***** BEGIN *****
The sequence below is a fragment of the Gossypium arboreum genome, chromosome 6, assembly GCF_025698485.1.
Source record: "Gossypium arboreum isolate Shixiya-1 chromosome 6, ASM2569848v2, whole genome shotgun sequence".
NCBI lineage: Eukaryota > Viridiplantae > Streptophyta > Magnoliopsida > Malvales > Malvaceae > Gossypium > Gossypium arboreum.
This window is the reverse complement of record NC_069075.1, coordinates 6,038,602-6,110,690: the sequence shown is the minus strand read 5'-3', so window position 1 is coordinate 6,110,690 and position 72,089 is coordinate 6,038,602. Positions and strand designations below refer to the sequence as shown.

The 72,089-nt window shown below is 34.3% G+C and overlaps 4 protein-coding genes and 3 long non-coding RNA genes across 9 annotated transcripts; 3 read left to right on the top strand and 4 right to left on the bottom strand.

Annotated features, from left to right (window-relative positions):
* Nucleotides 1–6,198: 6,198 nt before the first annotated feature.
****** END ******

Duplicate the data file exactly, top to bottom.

The sequence below is a fragment of the Gossypium arboreum genome, chromosome 6, assembly GCF_025698485.1.
Source record: "Gossypium arboreum isolate Shixiya-1 chromosome 6, ASM2569848v2, whole genome shotgun sequence".
NCBI lineage: Eukaryota > Viridiplantae > Streptophyta > Magnoliopsida > Malvales > Malvaceae > Gossypium > Gossypium arboreum.
This window is the reverse complement of record NC_069075.1, coordinates 6,038,602-6,110,690: the sequence shown is the minus strand read 5'-3', so window position 1 is coordinate 6,110,690 and position 72,089 is coordinate 6,038,602. Positions and strand designations below refer to the sequence as shown.

The 72,089-nt window shown below is 34.3% G+C and overlaps 4 protein-coding genes and 3 long non-coding RNA genes across 9 annotated transcripts; 3 read left to right on the top strand and 4 right to left on the bottom strand.

Annotated features, from left to right (window-relative positions):
* Nucleotides 1–6,198: 6,198 nt before the first annotated feature.